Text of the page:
Study: Soil erosion threatens human health

March 22, 2006

A Cornell University scientist says soil around the world is being swept and washed away 10 to 40 times faster than it's being replenished.

Professor of Ecology Davide Pimentel says cropland the size of Indiana is lost each year, yet the Earth's need for food and other grown products continues to soar.

"Soil erosion is second only to population growth as the biggest environmental problem the world faces," said Pimentel. "Yet, the problem, which is growing ever more critical, is being ignored because who gets excited about dirt?"

Pimentel said 99.7 percent of human food comes from cropland, which is shrinking by nearly 37,000 square miles each year due to soil erosion, while more than 3.7 billion people are malnourished.

The study, which pulls together statistics on soil erosion from more than 125 sources, notes the United States is losing soil 10 times faster -- and China and India are losing soil 30 to 40 times faster -- than the natural replenishment rate.

Damage from soil erosion worldwide is estimated to be $400 billion per year.

Pimentel's study appears in a recent issue of the Journal of the Environment, Development and Sustainability.

Copyright 2006 by United Press International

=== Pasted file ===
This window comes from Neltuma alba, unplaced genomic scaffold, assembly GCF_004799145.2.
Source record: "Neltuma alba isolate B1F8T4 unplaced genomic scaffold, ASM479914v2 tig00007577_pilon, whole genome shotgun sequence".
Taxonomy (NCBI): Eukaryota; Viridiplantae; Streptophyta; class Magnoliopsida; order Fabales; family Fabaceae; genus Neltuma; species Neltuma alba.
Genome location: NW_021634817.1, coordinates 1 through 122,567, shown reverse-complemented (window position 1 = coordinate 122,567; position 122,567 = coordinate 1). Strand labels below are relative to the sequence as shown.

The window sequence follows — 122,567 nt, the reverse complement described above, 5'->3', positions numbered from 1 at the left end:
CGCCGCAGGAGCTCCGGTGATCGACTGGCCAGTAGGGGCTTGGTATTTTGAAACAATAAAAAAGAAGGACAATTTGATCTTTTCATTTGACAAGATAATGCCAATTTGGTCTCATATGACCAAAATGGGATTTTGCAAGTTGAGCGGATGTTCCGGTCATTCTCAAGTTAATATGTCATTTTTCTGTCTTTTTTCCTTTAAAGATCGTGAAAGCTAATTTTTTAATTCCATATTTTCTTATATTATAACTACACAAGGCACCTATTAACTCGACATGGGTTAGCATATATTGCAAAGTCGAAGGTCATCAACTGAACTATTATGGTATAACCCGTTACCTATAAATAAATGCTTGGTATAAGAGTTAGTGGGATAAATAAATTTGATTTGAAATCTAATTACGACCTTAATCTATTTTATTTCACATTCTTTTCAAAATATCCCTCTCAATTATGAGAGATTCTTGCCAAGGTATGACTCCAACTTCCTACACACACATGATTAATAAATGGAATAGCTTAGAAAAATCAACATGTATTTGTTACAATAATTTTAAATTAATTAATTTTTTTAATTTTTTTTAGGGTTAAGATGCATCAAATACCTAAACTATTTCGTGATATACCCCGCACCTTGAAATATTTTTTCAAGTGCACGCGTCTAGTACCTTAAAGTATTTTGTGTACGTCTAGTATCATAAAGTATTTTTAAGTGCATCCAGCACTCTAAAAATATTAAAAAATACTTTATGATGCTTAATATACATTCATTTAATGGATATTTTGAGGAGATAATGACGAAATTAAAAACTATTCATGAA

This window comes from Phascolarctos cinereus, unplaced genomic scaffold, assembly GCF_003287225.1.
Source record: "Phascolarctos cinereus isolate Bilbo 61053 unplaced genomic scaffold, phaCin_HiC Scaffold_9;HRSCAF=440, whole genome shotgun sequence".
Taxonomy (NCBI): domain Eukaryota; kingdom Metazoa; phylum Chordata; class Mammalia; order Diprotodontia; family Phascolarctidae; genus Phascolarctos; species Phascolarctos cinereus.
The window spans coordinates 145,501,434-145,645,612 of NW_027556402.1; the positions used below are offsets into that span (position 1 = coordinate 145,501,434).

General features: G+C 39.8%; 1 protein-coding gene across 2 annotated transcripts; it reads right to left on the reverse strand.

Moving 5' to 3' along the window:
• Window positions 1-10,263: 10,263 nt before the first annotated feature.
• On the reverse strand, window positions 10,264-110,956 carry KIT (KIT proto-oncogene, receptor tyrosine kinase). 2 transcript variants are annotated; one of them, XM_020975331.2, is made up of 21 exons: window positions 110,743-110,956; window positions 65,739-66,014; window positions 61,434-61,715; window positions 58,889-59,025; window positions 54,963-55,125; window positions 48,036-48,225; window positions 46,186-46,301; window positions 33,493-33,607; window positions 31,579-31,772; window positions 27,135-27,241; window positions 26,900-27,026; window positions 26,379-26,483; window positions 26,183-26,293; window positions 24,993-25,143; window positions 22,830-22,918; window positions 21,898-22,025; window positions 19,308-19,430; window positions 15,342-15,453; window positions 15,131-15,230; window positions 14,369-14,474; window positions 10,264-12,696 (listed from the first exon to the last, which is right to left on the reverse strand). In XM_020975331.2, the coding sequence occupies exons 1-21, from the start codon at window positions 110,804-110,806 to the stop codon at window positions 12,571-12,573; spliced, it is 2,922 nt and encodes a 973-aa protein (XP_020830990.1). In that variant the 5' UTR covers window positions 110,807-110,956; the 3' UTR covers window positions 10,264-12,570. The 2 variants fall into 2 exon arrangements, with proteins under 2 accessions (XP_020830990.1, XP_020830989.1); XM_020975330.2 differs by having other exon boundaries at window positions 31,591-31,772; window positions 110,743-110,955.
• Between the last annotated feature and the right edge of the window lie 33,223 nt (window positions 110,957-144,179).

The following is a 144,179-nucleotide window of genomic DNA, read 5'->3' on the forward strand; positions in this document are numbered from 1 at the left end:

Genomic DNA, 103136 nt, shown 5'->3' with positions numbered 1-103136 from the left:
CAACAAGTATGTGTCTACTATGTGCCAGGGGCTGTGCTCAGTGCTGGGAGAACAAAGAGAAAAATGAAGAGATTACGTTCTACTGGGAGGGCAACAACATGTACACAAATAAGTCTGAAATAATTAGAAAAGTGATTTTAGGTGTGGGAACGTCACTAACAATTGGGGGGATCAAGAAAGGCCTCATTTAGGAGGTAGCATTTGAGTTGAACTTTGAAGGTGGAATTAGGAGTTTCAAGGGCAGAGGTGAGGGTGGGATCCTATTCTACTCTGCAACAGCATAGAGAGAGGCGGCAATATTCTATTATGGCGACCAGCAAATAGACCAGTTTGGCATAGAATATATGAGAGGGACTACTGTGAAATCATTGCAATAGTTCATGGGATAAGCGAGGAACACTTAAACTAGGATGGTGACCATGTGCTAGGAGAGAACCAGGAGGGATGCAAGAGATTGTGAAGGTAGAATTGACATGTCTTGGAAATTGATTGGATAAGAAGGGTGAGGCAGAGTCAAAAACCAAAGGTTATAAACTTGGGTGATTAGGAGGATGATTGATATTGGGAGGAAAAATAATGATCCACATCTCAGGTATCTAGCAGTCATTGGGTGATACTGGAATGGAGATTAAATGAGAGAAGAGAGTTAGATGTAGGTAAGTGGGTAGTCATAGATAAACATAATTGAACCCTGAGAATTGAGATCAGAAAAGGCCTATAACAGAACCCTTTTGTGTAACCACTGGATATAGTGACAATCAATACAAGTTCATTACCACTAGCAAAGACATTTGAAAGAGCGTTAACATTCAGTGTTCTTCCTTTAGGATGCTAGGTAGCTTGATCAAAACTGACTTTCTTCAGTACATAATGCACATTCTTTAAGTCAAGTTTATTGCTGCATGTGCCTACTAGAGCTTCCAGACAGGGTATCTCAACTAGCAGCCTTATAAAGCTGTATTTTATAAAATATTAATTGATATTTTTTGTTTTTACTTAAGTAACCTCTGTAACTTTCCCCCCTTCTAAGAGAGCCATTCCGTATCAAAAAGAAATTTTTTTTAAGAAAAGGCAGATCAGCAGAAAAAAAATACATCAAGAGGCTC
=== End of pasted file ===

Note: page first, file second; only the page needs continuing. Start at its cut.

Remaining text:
Explore further: Landscape-scale erosion instabilities in the northern Gabilan Mesa, California

Related Stories

The glaciers are going

May 8, 2017

As can be seen above, the Waggonwaybreen glacier in Svalbard, Norway, has retreated substantially since 1900. Svalbard's glaciers are not only retreating, they are also losing about two feet of their thickness each year. ...

Recommended for you

Camera on NASA's Lunar Orbiter survived 2014 meteoroid hit

May 26, 2017

On Oct. 13, 2014 something very strange happened to the camera aboard NASA's Lunar Reconnaissance Orbiter (LRO). The Lunar Reconnaissance Orbiter Camera (LROC), which normally produces beautifully clear images of the lunar ...

Conch shells spill the secret to their toughness

May 26, 2017

The shells of marine organisms take a beating from impacts due to storms and tides, rocky shores, and sharp-toothed predators. But as recent research has demonstrated, one type of shell stands out above all the others in ...

0 comments

Please sign in to add a comment. Registration is free, and takes less than a minute. Read more

Click here to reset your password.
Sign in to get notified via email when new comments are made.